display extra information (eg an individual's e-mail address, URL or amateur
radio interests) or allow you to make corrections. However, the author's
experience is that at least for Australian listings, the free Internet callbooks
are not as current as the WIA Callbook. You get what you pay for.
The use of programs to keep records of logs,
countries confirmed and QSL cards sent and received was discussed earlier.
Provided that you have a good printer and suitable software it is possible to
print QSL cards on your computer. Some logging programs include a QSL label
As is frequently pointed out in the AMSAT Australia column, ownership of a
computer is a must if you are interested in amateur satellites. The main use of
computers is in calculating the times that the satellite will be overhead, and
thus be workable. Computers can also be used to control antenna headings - a
feature particularly useful for satellite operation as both azimuth and
elevation often have to be varied. Information and software can be obtained by
Amateur VHF/UHF operators often exchange
four or six digit codes indicating their approximate location. These are called
Maidenhead locator squares. The world is divided up into 324 squares based on
latitude and longitude. Each square has a number. They are often more
convenient to exchange on air than long place names.
If you know your latitude and longitude, it
is possible to calculate your Maidenhead locator using a program developed by
John Martin VK3KWA. You can also calculate the distance between any two squares
and the correct beam heading for each station.
To obtain a copy of the program, send a 3.5"
disk and a stamped addressed envelope to VK3KWA at the address given in the
callbook. The program is very easy to use and will work on any IBM-compatible
Automatic CQ caller
Those with a sound card in their PCs may
wish to consider the possibility of turning their computer into an automatic CQ
caller. All that would be required is a single recording of a 20 second CQ call
and a means to repeat it every minute or so. For operating convenience, an
interface box containing input sockets (for the sound input from the computer
and the microphone), an audio output socket (to the transceiver's microphone
socket) and possibly switching circuitry for the PTT line would be desirable.
Those more advanced could doubtless
integrate the CQ caller with other functions such as transceiver control, beam
steering and computer logging. This would make it possible to collect detailed
statistical information on all aspects of station performance (eg CQ:contact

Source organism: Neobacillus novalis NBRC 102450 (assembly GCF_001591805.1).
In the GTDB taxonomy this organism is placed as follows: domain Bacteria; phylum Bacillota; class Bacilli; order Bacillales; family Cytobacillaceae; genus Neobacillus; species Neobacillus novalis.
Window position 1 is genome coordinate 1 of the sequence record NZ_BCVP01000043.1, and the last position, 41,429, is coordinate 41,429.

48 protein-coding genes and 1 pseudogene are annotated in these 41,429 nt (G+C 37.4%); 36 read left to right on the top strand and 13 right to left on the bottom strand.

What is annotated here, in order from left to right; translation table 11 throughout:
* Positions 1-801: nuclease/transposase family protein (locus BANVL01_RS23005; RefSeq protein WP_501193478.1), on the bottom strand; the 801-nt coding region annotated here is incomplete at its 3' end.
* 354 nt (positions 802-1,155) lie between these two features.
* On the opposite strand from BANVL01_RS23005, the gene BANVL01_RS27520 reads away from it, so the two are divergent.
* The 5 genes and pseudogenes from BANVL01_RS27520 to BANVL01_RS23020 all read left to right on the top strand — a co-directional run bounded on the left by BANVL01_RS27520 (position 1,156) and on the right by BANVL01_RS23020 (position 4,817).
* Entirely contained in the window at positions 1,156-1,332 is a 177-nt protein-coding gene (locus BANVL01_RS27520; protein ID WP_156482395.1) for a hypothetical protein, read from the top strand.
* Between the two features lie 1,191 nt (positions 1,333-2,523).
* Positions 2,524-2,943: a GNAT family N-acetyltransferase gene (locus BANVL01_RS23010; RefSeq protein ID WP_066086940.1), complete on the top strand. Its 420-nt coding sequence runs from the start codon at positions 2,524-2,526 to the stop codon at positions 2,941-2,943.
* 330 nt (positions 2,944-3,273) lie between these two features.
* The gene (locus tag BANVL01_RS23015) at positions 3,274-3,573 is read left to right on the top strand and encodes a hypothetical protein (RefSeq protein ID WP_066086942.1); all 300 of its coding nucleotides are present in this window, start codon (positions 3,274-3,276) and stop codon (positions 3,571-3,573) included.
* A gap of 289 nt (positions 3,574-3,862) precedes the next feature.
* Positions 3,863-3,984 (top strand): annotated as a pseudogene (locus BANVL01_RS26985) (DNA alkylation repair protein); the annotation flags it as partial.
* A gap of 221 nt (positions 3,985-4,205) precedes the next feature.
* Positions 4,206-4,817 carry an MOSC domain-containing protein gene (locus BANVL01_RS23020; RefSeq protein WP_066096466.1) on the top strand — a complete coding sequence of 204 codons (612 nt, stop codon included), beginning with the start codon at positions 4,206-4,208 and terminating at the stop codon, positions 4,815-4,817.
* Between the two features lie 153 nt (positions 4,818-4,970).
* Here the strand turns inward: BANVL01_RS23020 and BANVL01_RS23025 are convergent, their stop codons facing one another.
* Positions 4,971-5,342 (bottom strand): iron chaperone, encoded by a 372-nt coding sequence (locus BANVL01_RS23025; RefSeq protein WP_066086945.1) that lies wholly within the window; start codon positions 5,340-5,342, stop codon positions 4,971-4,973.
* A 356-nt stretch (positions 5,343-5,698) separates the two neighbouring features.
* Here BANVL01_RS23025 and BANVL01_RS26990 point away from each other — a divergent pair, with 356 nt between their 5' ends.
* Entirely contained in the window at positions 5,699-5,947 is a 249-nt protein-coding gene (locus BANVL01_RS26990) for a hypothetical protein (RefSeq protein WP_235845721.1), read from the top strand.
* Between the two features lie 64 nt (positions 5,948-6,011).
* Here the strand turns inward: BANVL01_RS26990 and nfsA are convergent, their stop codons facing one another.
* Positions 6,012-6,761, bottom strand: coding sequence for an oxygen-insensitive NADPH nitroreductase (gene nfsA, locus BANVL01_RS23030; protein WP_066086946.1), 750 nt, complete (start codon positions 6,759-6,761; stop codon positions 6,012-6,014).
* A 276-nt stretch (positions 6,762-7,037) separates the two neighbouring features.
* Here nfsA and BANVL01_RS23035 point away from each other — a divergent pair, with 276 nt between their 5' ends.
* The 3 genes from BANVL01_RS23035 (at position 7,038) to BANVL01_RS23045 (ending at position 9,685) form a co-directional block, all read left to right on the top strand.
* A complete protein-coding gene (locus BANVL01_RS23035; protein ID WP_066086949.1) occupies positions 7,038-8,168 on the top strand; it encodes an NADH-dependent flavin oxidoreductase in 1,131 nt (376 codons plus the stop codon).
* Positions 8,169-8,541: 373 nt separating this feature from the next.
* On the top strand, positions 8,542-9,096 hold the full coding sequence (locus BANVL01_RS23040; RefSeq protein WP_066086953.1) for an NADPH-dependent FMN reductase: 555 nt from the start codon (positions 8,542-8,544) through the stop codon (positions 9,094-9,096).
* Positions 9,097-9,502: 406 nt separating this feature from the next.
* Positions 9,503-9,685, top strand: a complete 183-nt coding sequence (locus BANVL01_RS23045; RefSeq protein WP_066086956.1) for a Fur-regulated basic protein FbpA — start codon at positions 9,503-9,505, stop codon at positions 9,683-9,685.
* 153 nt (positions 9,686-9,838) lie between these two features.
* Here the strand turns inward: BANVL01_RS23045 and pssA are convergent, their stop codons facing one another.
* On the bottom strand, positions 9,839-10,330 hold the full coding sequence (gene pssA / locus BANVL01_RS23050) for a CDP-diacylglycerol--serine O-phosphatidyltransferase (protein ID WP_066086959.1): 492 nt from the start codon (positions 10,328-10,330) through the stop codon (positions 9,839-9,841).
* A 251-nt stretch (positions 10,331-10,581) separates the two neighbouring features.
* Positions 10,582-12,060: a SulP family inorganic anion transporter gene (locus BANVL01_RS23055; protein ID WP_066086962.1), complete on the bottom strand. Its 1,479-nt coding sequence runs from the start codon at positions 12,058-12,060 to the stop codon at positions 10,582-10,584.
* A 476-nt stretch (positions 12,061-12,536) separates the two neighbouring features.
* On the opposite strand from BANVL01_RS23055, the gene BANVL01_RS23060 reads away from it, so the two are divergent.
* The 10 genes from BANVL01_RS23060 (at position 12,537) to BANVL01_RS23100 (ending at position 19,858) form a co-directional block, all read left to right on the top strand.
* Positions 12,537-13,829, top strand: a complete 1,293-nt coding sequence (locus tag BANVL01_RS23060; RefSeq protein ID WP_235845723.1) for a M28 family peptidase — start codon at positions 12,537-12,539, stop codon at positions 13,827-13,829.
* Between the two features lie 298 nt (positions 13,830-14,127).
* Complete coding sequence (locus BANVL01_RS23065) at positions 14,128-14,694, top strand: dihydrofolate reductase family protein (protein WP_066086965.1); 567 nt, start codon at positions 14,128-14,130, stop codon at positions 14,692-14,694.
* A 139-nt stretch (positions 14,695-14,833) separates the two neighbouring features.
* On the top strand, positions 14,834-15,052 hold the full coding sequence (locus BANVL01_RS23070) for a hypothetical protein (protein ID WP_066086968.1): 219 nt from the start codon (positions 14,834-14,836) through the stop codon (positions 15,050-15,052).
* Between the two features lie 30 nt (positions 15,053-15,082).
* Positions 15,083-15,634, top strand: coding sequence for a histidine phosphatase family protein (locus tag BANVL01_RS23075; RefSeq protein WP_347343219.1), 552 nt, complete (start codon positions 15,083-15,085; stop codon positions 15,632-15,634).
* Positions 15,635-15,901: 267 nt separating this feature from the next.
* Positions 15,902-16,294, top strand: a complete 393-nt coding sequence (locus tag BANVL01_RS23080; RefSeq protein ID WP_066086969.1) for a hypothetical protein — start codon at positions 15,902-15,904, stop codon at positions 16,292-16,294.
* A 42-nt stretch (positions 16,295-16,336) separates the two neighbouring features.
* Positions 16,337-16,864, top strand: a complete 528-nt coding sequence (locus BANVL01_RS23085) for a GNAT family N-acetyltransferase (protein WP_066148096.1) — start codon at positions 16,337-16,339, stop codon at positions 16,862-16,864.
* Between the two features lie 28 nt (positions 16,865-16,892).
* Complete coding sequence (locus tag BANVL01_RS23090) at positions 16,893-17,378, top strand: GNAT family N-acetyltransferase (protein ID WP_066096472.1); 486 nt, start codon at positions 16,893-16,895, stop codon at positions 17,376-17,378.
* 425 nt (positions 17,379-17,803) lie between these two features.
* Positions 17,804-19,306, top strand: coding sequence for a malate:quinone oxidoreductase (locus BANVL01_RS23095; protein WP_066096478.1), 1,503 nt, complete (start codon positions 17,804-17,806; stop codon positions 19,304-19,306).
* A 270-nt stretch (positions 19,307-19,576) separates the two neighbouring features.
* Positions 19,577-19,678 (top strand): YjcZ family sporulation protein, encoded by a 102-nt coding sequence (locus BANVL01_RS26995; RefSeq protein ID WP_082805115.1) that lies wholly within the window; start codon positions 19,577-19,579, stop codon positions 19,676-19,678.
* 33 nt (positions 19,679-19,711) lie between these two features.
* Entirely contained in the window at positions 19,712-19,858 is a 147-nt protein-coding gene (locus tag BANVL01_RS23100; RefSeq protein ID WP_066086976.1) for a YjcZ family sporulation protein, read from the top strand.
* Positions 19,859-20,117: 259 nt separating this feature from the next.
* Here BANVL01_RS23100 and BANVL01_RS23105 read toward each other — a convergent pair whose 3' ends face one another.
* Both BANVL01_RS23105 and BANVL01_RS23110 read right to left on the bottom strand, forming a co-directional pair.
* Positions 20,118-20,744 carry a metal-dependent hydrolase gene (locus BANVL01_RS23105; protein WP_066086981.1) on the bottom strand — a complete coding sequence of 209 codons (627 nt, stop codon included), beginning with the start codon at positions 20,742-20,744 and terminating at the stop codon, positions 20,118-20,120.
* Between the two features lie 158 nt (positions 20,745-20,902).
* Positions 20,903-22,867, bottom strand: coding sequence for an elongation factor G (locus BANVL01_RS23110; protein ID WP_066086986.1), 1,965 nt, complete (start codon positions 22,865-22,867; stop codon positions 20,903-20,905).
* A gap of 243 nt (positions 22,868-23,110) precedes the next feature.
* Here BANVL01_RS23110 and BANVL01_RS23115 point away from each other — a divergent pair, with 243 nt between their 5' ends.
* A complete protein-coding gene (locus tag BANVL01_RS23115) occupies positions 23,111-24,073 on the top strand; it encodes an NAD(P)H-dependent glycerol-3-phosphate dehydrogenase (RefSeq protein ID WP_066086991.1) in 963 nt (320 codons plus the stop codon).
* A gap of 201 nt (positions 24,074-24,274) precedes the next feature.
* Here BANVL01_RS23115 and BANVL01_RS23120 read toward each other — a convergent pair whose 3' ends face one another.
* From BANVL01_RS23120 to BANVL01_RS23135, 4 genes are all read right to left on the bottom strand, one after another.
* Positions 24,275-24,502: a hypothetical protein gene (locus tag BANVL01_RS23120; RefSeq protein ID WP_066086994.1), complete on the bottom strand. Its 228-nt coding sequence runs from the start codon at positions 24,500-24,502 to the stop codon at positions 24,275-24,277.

ratios on various bands and to various directions, mean difference between
signal reports sent and received, and more). Having this data would allow one
to make a detailed assessment of the strengths and weaknesses of your station,
particularly if other DXers your area were also collecting this data.
Drawing circuit diagrams
Readers of Repeater Link will be
aware of the Draft Choice drafting program which can be used to draw schematic
diagrams. The author's experience of such programs is that they are only
justified if you do a lot of drawing and/or are willing to invest considerable
time in learning to operate them properly.
An alternative approach for those who only
have an occasional need to draw circuits is to use MS Paintbrush. This comes
standard in any PC, so extra software is not required.
Though drawing a circuit with MS Paintbrush
takes longer than drawing the same diagram on a sheet of paper, the finished
result can look quite professional. All schematics on Novice Notes Online
were drawn with MS Paintbrush. The large size of Paintbrush's .BMP files can be
reduced drastically by converting them to .GIF files by using a converter such
as Image Convert. The result is diagrams that are clear, easy to read but quick
to load. MS Paintbrush is used for all schematic diagrams on this site.
It can be difficult to get computer
equipment and radio equipment to operate together harmoniously. Radio
transmitters can cause interference to computer systems - when using an
automatic CQ caller on 10 metres one day, the author heard his recorded voice
come through the modem while he was trying to log on to the Internet. Computers
can also interfere with radio and TV equipment and, in extreme cases, make them
The first step to treating interference is
to isolate the source of the problem. For example, does the interference go
away when the modem or monitor is turned off? It can be wrong to assume that
just because something is switched off, it is incapable of causing
interference. The author has a Canon BJC210SP printer that interfered with HF
reception even when the computer was not being used. The solution was to unplug
it from the wall when it was not being used.
Poor quality, badly shielded connecting
cables can sometimes radiate interference. The cable between the computer and
the monitor can be particularly troublesome.
This article appeared in Amateur Radio February 1999. No updates have been made and it appears solely for historical interest.